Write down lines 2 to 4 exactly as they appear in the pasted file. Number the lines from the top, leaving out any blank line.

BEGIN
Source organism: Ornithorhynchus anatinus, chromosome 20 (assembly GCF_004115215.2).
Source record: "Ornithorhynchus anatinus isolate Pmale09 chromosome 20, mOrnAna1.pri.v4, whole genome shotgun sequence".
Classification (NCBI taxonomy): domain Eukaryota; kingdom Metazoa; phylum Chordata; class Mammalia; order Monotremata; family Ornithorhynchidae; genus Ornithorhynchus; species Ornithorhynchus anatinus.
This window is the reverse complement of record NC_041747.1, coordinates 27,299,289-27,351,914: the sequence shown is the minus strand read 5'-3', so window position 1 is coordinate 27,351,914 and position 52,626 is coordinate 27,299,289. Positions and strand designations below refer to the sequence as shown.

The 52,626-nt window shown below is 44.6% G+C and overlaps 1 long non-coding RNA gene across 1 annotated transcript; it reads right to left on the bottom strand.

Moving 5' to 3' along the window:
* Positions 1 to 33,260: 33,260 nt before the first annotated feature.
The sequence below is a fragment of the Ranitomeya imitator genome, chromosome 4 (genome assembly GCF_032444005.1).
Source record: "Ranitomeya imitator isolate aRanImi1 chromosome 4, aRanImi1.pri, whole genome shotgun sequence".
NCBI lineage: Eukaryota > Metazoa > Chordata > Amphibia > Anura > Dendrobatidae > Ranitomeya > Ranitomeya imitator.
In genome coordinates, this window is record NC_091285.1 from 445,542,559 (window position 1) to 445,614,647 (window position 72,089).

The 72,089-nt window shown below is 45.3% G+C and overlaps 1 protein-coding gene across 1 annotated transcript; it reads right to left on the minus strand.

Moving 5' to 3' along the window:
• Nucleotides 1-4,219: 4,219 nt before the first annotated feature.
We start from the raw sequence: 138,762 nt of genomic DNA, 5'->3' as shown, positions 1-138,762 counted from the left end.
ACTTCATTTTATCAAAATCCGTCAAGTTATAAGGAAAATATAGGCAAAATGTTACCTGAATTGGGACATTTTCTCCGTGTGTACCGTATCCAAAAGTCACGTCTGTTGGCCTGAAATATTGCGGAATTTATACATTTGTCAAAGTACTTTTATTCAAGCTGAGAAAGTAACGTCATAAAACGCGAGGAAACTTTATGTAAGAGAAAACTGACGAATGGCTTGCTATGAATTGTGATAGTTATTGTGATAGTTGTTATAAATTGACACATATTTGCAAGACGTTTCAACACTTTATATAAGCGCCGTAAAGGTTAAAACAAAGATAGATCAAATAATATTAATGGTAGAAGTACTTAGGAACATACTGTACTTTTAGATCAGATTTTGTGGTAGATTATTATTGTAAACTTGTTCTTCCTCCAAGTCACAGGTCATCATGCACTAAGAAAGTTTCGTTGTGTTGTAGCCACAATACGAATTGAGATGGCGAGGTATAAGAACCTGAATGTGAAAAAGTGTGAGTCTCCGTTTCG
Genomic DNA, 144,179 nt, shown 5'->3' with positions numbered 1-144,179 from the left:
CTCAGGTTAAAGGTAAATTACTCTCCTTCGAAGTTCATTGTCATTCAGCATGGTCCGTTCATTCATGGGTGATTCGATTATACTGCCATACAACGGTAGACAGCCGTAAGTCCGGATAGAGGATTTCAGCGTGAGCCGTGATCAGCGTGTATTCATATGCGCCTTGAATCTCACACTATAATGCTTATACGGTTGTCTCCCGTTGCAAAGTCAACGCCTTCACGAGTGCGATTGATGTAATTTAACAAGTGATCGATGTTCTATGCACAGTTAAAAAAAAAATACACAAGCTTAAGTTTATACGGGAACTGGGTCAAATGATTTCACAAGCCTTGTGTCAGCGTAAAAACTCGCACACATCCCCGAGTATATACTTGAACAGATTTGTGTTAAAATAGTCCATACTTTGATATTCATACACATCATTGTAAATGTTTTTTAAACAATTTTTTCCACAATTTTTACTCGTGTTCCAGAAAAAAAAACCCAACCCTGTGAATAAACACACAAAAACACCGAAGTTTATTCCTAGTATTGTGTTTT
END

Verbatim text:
Source record: "Ornithorhynchus anatinus isolate Pmale09 chromosome 20, mOrnAna1.pri.v4, whole genome shotgun sequence".
Classification (NCBI taxonomy): domain Eukaryota; kingdom Metazoa; phylum Chordata; class Mammalia; order Monotremata; family Ornithorhynchidae; genus Ornithorhynchus; species Ornithorhynchus anatinus.
This window is the reverse complement of record NC_041747.1, coordinates 27,299,289-27,351,914: the sequence shown is the minus strand read 5'-3', so window position 1 is coordinate 27,351,914 and position 52,626 is coordinate 27,299,289. Positions and strand designations below refer to the sequence as shown.